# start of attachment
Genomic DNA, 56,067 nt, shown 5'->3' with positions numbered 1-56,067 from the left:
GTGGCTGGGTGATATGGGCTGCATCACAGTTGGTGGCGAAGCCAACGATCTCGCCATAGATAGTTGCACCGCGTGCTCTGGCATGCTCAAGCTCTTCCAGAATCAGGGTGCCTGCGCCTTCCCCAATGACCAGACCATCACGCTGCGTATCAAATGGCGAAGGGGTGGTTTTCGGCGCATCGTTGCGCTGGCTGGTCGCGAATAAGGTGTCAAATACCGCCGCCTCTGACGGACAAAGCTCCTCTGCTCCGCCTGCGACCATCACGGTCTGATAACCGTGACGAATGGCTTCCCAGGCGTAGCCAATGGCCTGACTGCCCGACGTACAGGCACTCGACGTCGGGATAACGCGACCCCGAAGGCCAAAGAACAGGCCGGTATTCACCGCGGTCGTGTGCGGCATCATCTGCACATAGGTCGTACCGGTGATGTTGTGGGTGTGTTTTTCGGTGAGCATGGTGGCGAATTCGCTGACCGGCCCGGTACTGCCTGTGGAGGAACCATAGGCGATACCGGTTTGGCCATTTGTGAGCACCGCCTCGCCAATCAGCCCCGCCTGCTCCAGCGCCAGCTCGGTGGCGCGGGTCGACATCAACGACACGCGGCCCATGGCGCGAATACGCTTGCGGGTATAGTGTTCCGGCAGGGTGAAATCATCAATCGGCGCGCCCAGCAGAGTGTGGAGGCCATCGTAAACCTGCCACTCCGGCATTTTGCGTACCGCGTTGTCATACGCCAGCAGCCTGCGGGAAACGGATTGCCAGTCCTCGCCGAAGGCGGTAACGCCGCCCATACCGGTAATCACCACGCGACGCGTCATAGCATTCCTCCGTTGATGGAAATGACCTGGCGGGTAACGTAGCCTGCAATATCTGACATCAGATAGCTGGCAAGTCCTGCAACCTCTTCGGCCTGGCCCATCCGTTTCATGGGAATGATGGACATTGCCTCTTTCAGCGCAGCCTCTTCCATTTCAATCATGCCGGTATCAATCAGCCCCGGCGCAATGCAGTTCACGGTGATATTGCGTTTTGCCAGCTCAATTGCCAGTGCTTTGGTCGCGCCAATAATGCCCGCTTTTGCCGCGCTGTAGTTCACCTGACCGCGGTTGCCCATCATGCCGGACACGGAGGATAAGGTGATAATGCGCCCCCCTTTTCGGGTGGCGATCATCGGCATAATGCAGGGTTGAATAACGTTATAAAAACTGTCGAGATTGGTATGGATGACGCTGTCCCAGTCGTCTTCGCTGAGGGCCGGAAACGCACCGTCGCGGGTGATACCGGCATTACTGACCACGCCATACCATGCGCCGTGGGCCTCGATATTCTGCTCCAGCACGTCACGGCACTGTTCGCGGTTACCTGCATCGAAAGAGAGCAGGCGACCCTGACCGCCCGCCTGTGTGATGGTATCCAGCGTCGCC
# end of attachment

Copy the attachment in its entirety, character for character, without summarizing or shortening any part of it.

Genomic DNA, 56,067 nt, shown 5'->3' with positions numbered 1-56,067 from the left:
GTGGCTGGGTGATATGGGCTGCATCACAGTTGGTGGCGAAGCCAACGATCTCGCCATAGATAGTTGCACCGCGTGCTCTGGCATGCTCAAGCTCTTCCAGAATCAGGGTGCCTGCGCCTTCCCCAATGACCAGACCATCACGCTGCGTATCAAATGGCGAAGGGGTGGTTTTCGGCGCATCGTTGCGCTGGCTGGTCGCGAATAAGGTGTCAAATACCGCCGCCTCTGACGGACAAAGCTCCTCTGCTCCGCCTGCGACCATCACGGTCTGATAACCGTGACGAATGGCTTCCCAGGCGTAGCCAATGGCCTGACTGCCCGACGTACAGGCACTCGACGTCGGGATAACGCGACCCCGAAGGCCAAAGAACAGGCCGGTATTCACCGCGGTCGTGTGCGGCATCATCTGCACATAGGTCGTACCGGTGATGTTGTGGGTGTGTTTTTCGGTGAGCATGGTGGCGAATTCGCTGACCGGCCCGGTACTGCCTGTGGAGGAACCATAGGCGATACCGGTTTGGCCATTTGTGAGCACCGCCTCGCCAATCAGCCCCGCCTGCTCCAGCGCCAGCTCGGTGGCGCGGGTCGACATCAACGACACGCGGCCCATGGCGCGAATACGCTTGCGGGTATAGTGTTCCGGCAGGGTGAAATCATCAATCGGCGCGCCCAGCAGAGTGTGGAGGCCATCGTAAACCTGCCACTCCGGCATTTTGCGTACCGCGTTGTCATACGCCAGCAGCCTGCGGGAAACGGATTGCCAGTCCTCGCCGAAGGCGGTAACGCCGCCCATACCGGTAATCACCACGCGACGCGTCATAGCATTCCTCCGTTGATGGAAATGACCTGGCGGGTAACGTAGCCTGCAATATCTGACATCAGATAGCTGGCAAGTCCTGCAACCTCTTCGGCCTGGCCCATCCGTTTCATGGGAATGATGGACATTGCCTCTTTCAGCGCAGCCTCTTCCATTTCAATCATGCCGGTATCAATCAGCCCCGGCGCAATGCAGTTCACGGTGATATTGCGTTTTGCCAGCTCAATTGCCAGTGCTTTGGTCGCGCCAATAATGCCCGCTTTTGCCGCGCTGTAGTTCACCTGACCGCGGTTGCCCATCATGCCGGACACGGAGGATAAGGTGATAATGCGCCCCCCTTTTCGGGTGGCGATCATCGGCATAATGCAGGGTTGAATAACGTTATAAAAACTGTCGAGATTGGTATGGATGACGCTGTCCCAGTCGTCTTCGCTGAGGGCCGGAAACGCACCGTCGCGGGTGATACCGGCATTACTGACCACGCCATACCATGCGCCGTGGGCCTCGATATTCTGCTCCAGCACGTCACGGCACTGTTCGCGGTTACCTGCATCGAAAGAGAGCAGGCGACCCTGACCGCCCGCCTGTGTGATGGTATCCAGCGTCGCC